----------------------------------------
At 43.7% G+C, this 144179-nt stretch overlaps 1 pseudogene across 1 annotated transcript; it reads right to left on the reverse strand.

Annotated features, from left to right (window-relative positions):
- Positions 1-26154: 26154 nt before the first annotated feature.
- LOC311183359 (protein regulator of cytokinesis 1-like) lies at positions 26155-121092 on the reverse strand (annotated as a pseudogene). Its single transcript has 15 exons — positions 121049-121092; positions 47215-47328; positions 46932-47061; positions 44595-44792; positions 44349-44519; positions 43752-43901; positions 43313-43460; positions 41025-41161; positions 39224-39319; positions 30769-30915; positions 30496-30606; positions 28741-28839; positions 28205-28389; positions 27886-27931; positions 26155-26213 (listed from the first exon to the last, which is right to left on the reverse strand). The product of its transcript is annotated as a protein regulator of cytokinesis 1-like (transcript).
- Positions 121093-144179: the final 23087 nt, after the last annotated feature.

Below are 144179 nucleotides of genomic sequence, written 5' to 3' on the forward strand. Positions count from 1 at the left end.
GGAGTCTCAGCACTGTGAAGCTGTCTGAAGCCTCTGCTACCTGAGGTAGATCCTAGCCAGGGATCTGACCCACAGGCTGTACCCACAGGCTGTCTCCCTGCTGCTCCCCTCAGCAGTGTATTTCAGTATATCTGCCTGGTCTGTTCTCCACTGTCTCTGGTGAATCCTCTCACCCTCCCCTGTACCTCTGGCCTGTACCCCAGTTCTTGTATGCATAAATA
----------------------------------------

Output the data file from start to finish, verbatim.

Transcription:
At 43.7% G+C, this 144179-nt stretch overlaps 1 pseudogene across 1 annotated transcript; it reads right to left on the reverse strand.

Annotated features, from left to right (window-relative positions):
- Positions 1-26154: 26154 nt before the first annotated feature.
- LOC311183359 (protein regulator of cytokinesis 1-like) lies at positions 26155-121092 on the reverse strand (annotated as a pseudogene). Its single transcript has 15 exons — positions 121049-121092; positions 47215-47328; positions 46932-47061; positions 44595-44792; positions 44349-44519; positions 43752-43901; positions 43313-43460; positions 41025-41161; positions 39224-39319; positions 30769-30915; positions 30496-30606; positions 28741-28839; positions 28205-28389; positions 27886-27931; positions 26155-26213 (listed from the first exon to the last, which is right to left on the reverse strand). The product of its transcript is annotated as a protein regulator of cytokinesis 1-like (transcript).
- Positions 121093-144179: the final 23087 nt, after the last annotated feature.

Below are 144179 nucleotides of genomic sequence, written 5' to 3' on the forward strand. Positions count from 1 at the left end.
GGAGTCTCAGCACTGTGAAGCTGTCTGAAGCCTCTGCTACCTGAGGTAGATCCTAGCCAGGGATCTGACCCACAGGCTGTACCCACAGGCTGTCTCCCTGCTGCTCCCCTCAGCAGTGTATTTCAGTATATCTGCCTGGTCTGTTCTCCACTGTCTCTGGTGAATCCTCTCACCCTCCCCTGTACCTCTGGCCTGTACCCCAGTTCTTGTATGCATAAATA